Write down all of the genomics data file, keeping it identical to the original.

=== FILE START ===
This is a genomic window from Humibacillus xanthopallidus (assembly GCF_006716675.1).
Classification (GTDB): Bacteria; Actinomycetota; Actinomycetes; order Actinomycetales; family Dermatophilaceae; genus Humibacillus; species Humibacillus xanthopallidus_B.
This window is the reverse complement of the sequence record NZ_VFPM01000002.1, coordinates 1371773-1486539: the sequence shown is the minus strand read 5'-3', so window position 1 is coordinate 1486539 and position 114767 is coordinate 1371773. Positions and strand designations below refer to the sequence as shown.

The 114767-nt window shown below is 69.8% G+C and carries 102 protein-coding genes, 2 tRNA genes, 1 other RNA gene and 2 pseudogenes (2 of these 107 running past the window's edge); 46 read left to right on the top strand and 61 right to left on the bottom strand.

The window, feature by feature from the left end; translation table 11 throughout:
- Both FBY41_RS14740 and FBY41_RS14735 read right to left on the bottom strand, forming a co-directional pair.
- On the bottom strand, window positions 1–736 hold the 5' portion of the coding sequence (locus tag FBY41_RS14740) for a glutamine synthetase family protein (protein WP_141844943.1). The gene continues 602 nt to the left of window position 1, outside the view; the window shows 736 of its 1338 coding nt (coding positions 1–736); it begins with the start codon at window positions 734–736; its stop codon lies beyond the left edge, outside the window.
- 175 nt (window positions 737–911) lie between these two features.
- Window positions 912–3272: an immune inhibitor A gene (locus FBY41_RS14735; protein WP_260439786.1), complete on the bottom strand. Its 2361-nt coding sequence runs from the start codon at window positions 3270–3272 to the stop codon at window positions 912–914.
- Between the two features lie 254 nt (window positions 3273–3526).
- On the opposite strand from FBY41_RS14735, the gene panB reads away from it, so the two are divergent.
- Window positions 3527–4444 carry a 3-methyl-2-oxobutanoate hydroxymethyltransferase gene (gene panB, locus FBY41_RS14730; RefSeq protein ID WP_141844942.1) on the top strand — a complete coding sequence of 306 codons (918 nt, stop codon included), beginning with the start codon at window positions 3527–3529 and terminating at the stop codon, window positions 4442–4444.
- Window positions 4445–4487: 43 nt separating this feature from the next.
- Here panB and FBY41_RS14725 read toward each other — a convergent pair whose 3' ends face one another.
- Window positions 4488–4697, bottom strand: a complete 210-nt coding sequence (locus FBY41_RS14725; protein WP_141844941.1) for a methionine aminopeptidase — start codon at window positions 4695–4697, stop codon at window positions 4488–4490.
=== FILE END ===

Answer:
This is a genomic window from Humibacillus xanthopallidus (assembly GCF_006716675.1).
Classification (GTDB): Bacteria; Actinomycetota; Actinomycetes; order Actinomycetales; family Dermatophilaceae; genus Humibacillus; species Humibacillus xanthopallidus_B.
This window is the reverse complement of the sequence record NZ_VFPM01000002.1, coordinates 1371773-1486539: the sequence shown is the minus strand read 5'-3', so window position 1 is coordinate 1486539 and position 114767 is coordinate 1371773. Positions and strand designations below refer to the sequence as shown.

The 114767-nt window shown below is 69.8% G+C and carries 102 protein-coding genes, 2 tRNA genes, 1 other RNA gene and 2 pseudogenes (2 of these 107 running past the window's edge); 46 read left to right on the top strand and 61 right to left on the bottom strand.

The window, feature by feature from the left end; translation table 11 throughout:
- Both FBY41_RS14740 and FBY41_RS14735 read right to left on the bottom strand, forming a co-directional pair.
- On the bottom strand, window positions 1–736 hold the 5' portion of the coding sequence (locus tag FBY41_RS14740) for a glutamine synthetase family protein (protein WP_141844943.1). The gene continues 602 nt to the left of window position 1, outside the view; the window shows 736 of its 1338 coding nt (coding positions 1–736); it begins with the start codon at window positions 734–736; its stop codon lies beyond the left edge, outside the window.
- 175 nt (window positions 737–911) lie between these two features.
- Window positions 912–3272: an immune inhibitor A gene (locus FBY41_RS14735; protein WP_260439786.1), complete on the bottom strand. Its 2361-nt coding sequence runs from the start codon at window positions 3270–3272 to the stop codon at window positions 912–914.
- Between the two features lie 254 nt (window positions 3273–3526).
- On the opposite strand from FBY41_RS14735, the gene panB reads away from it, so the two are divergent.
- Window positions 3527–4444 carry a 3-methyl-2-oxobutanoate hydroxymethyltransferase gene (gene panB, locus FBY41_RS14730; RefSeq protein ID WP_141844942.1) on the top strand — a complete coding sequence of 306 codons (918 nt, stop codon included), beginning with the start codon at window positions 3527–3529 and terminating at the stop codon, window positions 4442–4444.
- Window positions 4445–4487: 43 nt separating this feature from the next.
- Here panB and FBY41_RS14725 read toward each other — a convergent pair whose 3' ends face one another.
- Window positions 4488–4697, bottom strand: a complete 210-nt coding sequence (locus FBY41_RS14725; protein WP_141844941.1) for a methionine aminopeptidase — start codon at window positions 4695–4697, stop codon at window positions 4488–4490.